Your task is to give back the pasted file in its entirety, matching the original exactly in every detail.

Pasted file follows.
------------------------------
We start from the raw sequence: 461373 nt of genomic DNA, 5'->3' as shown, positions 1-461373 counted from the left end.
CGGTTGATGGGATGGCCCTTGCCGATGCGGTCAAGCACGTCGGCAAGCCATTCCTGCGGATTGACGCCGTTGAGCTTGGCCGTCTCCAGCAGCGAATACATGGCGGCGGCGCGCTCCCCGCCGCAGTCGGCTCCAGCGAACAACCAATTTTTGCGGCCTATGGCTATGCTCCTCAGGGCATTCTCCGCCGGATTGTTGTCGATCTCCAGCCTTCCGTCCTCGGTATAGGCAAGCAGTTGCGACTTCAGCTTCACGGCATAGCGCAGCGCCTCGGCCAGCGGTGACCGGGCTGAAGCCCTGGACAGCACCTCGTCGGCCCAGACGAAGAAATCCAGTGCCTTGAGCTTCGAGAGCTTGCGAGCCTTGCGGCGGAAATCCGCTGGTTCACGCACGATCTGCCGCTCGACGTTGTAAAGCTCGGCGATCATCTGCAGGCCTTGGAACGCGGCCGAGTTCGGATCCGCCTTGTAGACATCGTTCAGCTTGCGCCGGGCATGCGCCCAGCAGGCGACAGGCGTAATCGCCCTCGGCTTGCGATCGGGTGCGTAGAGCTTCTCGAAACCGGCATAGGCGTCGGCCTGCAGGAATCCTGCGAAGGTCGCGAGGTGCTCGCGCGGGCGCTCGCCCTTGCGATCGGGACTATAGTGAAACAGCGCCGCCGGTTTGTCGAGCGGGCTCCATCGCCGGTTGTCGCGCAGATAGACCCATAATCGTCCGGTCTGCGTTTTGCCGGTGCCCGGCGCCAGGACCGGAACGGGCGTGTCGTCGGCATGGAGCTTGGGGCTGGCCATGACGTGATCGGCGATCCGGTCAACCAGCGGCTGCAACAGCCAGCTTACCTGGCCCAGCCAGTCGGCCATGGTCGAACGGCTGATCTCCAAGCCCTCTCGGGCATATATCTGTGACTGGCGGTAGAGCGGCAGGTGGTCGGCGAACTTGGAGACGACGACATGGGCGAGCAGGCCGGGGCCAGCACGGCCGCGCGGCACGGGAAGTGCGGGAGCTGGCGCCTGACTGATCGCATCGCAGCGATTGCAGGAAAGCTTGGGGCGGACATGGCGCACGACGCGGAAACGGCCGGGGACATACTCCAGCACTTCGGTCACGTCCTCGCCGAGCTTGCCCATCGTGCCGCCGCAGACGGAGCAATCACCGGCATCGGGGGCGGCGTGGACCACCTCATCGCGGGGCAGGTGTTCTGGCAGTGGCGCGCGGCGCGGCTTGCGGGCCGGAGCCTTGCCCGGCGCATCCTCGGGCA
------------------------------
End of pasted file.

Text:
We start from the raw sequence: 461373 nt of genomic DNA, 5'->3' as shown, positions 1-461373 counted from the left end.
CGGTTGATGGGATGGCCCTTGCCGATGCGGTCAAGCACGTCGGCAAGCCATTCCTGCGGATTGACGCCGTTGAGCTTGGCCGTCTCCAGCAGCGAATACATGGCGGCGGCGCGCTCCCCGCCGCAGTCGGCTCCAGCGAACAACCAATTTTTGCGGCCTATGGCTATGCTCCTCAGGGCATTCTCCGCCGGATTGTTGTCGATCTCCAGCCTTCCGTCCTCGGTATAGGCAAGCAGTTGCGACTTCAGCTTCACGGCATAGCGCAGCGCCTCGGCCAGCGGTGACCGGGCTGAAGCCCTGGACAGCACCTCGTCGGCCCAGACGAAGAAATCCAGTGCCTTGAGCTTCGAGAGCTTGCGAGCCTTGCGGCGGAAATCCGCTGGTTCACGCACGATCTGCCGCTCGACGTTGTAAAGCTCGGCGATCATCTGCAGGCCTTGGAACGCGGCCGAGTTCGGATCCGCCTTGTAGACATCGTTCAGCTTGCGCCGGGCATGCGCCCAGCAGGCGACAGGCGTAATCGCCCTCGGCTTGCGATCGGGTGCGTAGAGCTTCTCGAAACCGGCATAGGCGTCGGCCTGCAGGAATCCTGCGAAGGTCGCGAGGTGCTCGCGCGGGCGCTCGCCCTTGCGATCGGGACTATAGTGAAACAGCGCCGCCGGTTTGTCGAGCGGGCTCCATCGCCGGTTGTCGCGCAGATAGACCCATAATCGTCCGGTCTGCGTTTTGCCGGTGCCCGGCGCCAGGACCGGAACGGGCGTGTCGTCGGCATGGAGCTTGGGGCTGGCCATGACGTGATCGGCGATCCGGTCAACCAGCGGCTGCAACAGCCAGCTTACCTGGCCCAGCCAGTCGGCCATGGTCGAACGGCTGATCTCCAAGCCCTCTCGGGCATATATCTGTGACTGGCGGTAGAGCGGCAGGTGGTCGGCGAACTTGGAGACGACGACATGGGCGAGCAGGCCGGGGCCAGCACGGCCGCGCGGCACGGGAAGTGCGGGAGCTGGCGCCTGACTGATCGCATCGCAGCGATTGCAGGAAAGCTTGGGGCGGACATGGCGCACGACGCGGAAACGGCCGGGGACATACTCCAGCACTTCGGTCACGTCCTCGCCGAGCTTGCCCATCGTGCCGCCGCAGACGGAGCAATCACCGGCATCGGGGGCGGCGTGGACCACCTCATCGCGGGGCAGGTGTTCTGGCAGTGGCGCGCGGCGCGGCTTGCGGGCCGGAGCCTTGCCCGGCGCATCCTCGGGCA